Weebly or WordPress—you tell me!

If you’ve been following my blog, you’ll know that the biggest assignment in my Writing for Marketing class for first-year students is a 10-week blog.

In writing a blog, students practice writing mechanics, business writing formatting, critical thinking, social media integration, and even some graphic design.

This year my students will learn blogging writing and technical skills on WordPress.

Last year, students were permitted to use any blog platform they wanted. This year, I’m limiting them to the industry standard—WordPress.

They have to use WordPress because it is the blogging platform that industry wants our graduates to be able to use. Another professor in the Integrated Marketing Communications program at St. Lawrence College and I are collaborating on teaching blogging for business. He’s taking care of the technical side and I’m teaching students how to write.

Next year, I’ll consider introducing students to Weebly.com, a web building tool with dozens of templates that enables users to easily create personalized websites.

For free, students can build a single website. If they want to pay for a subscription, they can build several websites as I am doing.

I built my business website—www.wordstrong.ca—using Apple’s iWeb, but it’s difficult to use and launching it required much help from my Web domain service provider GoDaddy. Weebly.com is as simple as familiarizing oneself with the tool and then clicking a few buttons. Unlike WordPress, one does not need to know any HTML or CSS (web design language) to customize the provided templates.

Anyhow, for the near future, I’m going to publish my blog on both WordPress (www.teachingteacher.wordpress.com) and Weebly (www.teachingteacher.ca). I’m monitoring the strength of search engine optimization on both sites and I’m also curious as to what readers think of the aesthetics.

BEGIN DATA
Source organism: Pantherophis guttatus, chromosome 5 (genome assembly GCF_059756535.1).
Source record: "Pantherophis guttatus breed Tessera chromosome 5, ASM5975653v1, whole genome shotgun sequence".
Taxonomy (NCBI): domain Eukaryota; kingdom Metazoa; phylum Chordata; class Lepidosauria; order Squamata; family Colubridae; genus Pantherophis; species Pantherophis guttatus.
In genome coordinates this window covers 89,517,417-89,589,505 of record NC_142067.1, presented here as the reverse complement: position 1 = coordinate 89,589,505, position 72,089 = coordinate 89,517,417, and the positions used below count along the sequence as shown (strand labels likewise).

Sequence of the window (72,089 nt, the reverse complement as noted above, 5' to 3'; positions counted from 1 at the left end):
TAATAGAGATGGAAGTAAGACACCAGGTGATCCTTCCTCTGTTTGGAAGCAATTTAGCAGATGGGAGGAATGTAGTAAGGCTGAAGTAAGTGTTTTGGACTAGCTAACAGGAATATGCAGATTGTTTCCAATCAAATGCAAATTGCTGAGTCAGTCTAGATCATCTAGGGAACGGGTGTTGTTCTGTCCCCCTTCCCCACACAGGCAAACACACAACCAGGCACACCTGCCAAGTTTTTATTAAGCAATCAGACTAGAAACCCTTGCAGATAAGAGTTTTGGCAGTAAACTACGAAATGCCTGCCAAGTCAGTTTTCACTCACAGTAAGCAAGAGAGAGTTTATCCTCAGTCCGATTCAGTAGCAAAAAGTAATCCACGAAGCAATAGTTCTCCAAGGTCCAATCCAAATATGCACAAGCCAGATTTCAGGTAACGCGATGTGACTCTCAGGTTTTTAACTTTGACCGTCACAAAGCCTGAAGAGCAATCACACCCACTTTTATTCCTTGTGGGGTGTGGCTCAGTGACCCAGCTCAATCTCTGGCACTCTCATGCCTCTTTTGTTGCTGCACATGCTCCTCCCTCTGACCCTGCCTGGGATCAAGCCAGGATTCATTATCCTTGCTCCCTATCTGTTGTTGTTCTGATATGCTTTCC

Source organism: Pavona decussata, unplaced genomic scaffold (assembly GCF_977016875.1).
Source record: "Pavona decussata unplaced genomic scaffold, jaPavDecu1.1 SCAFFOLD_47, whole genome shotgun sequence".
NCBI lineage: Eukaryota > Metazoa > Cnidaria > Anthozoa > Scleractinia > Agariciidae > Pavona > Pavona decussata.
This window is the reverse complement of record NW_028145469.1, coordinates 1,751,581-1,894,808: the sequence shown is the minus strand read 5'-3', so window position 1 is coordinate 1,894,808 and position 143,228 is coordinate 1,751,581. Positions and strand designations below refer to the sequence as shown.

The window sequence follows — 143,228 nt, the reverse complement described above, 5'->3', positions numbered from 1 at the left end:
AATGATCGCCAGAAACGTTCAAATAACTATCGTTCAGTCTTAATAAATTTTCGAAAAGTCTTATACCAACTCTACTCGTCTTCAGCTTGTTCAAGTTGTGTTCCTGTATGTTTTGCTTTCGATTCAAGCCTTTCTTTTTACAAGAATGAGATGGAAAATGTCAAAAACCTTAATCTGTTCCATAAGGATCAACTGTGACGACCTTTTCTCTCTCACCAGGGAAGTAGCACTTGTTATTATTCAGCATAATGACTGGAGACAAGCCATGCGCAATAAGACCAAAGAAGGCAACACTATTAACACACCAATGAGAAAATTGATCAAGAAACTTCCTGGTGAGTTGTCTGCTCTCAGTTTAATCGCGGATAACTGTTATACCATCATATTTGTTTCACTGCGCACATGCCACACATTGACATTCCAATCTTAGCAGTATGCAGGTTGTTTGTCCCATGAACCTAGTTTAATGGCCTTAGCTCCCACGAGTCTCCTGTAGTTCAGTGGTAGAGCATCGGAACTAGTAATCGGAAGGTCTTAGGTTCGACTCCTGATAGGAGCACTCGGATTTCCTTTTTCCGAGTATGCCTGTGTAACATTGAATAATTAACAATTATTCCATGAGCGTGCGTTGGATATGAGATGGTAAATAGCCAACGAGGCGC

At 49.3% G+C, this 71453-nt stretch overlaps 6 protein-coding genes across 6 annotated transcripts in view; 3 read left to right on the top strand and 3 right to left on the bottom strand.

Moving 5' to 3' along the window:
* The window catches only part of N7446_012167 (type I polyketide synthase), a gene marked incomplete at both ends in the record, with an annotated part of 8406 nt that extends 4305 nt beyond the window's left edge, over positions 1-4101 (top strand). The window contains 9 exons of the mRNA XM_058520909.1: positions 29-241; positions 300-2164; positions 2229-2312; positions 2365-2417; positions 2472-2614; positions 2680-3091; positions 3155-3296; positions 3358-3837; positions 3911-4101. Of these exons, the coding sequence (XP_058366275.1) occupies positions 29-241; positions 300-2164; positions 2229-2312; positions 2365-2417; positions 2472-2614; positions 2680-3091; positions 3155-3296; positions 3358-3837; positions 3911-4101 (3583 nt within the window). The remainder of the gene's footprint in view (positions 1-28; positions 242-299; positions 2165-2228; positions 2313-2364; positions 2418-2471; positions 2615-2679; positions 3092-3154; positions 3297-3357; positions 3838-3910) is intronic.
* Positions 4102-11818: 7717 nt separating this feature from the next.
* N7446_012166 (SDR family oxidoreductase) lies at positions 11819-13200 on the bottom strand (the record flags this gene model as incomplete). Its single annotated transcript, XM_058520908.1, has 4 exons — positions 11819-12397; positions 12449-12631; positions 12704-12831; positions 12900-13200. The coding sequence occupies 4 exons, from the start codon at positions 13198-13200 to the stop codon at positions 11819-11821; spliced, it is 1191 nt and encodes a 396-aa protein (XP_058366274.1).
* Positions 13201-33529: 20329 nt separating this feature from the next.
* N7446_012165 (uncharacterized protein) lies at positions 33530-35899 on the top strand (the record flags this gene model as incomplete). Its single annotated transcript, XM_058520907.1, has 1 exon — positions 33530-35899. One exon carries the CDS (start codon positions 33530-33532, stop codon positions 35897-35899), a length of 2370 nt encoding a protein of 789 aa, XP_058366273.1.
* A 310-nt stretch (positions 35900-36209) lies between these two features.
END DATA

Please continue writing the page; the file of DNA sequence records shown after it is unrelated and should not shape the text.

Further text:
Weebly rocks for basic Web page and blogging development

I’ll post one in the evening and one in the morning on the days that I publish.

So far, for me, Weebly is winning hands down for customizability. Also, on they day I published my first Weebly blog, I received 60 page views and 57 unique visitors. WordPress brought me about two-thirds that number over two days.

But I want to hear what you think. If you get a chance to visit both blogs, let me know what you like.

About teachingteacher

Business communications instructor, journalist, corporate communications writer and media trainer ... and Masters Candidate M.Ad.Ed.
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5 Responses to Weebly or WordPress—you tell me!

  1. While you *can* design your own website and blog, maybe you shouldn’t. I’m not saying I don’t like your sites. I’m just wondering if you were limited by the fact that you were using a free template. Perhaps a designer might have done things differently.
    For this course, you’re teaching the writing, and the tech guy will teach the design–because that’s what each of you does best. Why not do it the other way around? You’d find out that design isn’t easy, and he’d find out that writing isn’t always easy.
    Just as we want people to hire professional writers rather than do it themselves, so too do professional web designers want you to hire them. If cost is an issue, then you can work out a “trade for services.”

    I’m using the free WordPress site for now, but there are limitations, and if I want to really move my site numbers, I have to switch to the professional site. When I do, I’ll get help from the guy who designed my website. Many of my writing colleagues have designed their own websites, and it shows. They might be excellent writers, but they are poor designers.

    While Weebly, and other companies, offer good templates, the final products (the sites) are not as good as professionally designed sites, but then you get what you pay for.

    Sorry if this comes across as harsh or negative, and I understand that this is just for a student assignment, but I wonder, are you also teaching your students that they don’t have to work with professional writers, because “anyone can write?”

  2. Ha ha! Touche, Christine! Well put! Be as harsh as you like. After 20 years as a staff writer for newspapers, I’m used to the sting of criticism. You make very good points and I appreciate your contribution to this process. And I am NOT going to teach the technical side. Now THAT would be a total disaster ;).

  3. StuartGarrity says:

    Good points here about blogging being a learning tool.

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  5. Awesome issues here. I’m very happy to look your post.
    Thanks a lot and I’m looking forward to contact you.
    Will you please drop me a e-mail?

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